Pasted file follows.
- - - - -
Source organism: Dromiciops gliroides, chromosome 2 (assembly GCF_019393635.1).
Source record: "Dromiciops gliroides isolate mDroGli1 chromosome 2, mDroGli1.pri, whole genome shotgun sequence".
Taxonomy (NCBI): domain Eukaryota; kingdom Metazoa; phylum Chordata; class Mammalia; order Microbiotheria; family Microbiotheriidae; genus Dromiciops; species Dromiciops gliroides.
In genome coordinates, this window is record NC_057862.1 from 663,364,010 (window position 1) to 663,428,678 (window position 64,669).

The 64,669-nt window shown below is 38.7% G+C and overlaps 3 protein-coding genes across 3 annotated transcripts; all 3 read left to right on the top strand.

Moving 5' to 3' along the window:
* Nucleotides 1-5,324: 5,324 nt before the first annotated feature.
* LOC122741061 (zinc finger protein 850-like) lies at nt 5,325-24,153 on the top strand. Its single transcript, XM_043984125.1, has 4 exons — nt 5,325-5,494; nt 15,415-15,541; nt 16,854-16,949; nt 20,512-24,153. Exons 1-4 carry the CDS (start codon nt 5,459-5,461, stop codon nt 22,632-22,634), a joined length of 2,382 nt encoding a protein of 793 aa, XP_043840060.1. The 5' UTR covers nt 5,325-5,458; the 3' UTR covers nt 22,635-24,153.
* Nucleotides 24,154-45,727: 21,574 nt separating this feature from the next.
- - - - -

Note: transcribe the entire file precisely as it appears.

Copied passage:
Source organism: Dromiciops gliroides, chromosome 2 (assembly GCF_019393635.1).
Source record: "Dromiciops gliroides isolate mDroGli1 chromosome 2, mDroGli1.pri, whole genome shotgun sequence".
Taxonomy (NCBI): domain Eukaryota; kingdom Metazoa; phylum Chordata; class Mammalia; order Microbiotheria; family Microbiotheriidae; genus Dromiciops; species Dromiciops gliroides.
In genome coordinates, this window is record NC_057862.1 from 663,364,010 (window position 1) to 663,428,678 (window position 64,669).

The 64,669-nt window shown below is 38.7% G+C and overlaps 3 protein-coding genes across 3 annotated transcripts; all 3 read left to right on the top strand.

Moving 5' to 3' along the window:
* Nucleotides 1-5,324: 5,324 nt before the first annotated feature.
* LOC122741061 (zinc finger protein 850-like) lies at nt 5,325-24,153 on the top strand. Its single transcript, XM_043984125.1, has 4 exons — nt 5,325-5,494; nt 15,415-15,541; nt 16,854-16,949; nt 20,512-24,153. Exons 1-4 carry the CDS (start codon nt 5,459-5,461, stop codon nt 22,632-22,634), a joined length of 2,382 nt encoding a protein of 793 aa, XP_043840060.1. The 5' UTR covers nt 5,325-5,458; the 3' UTR covers nt 22,635-24,153.
* Nucleotides 24,154-45,727: 21,574 nt separating this feature from the next.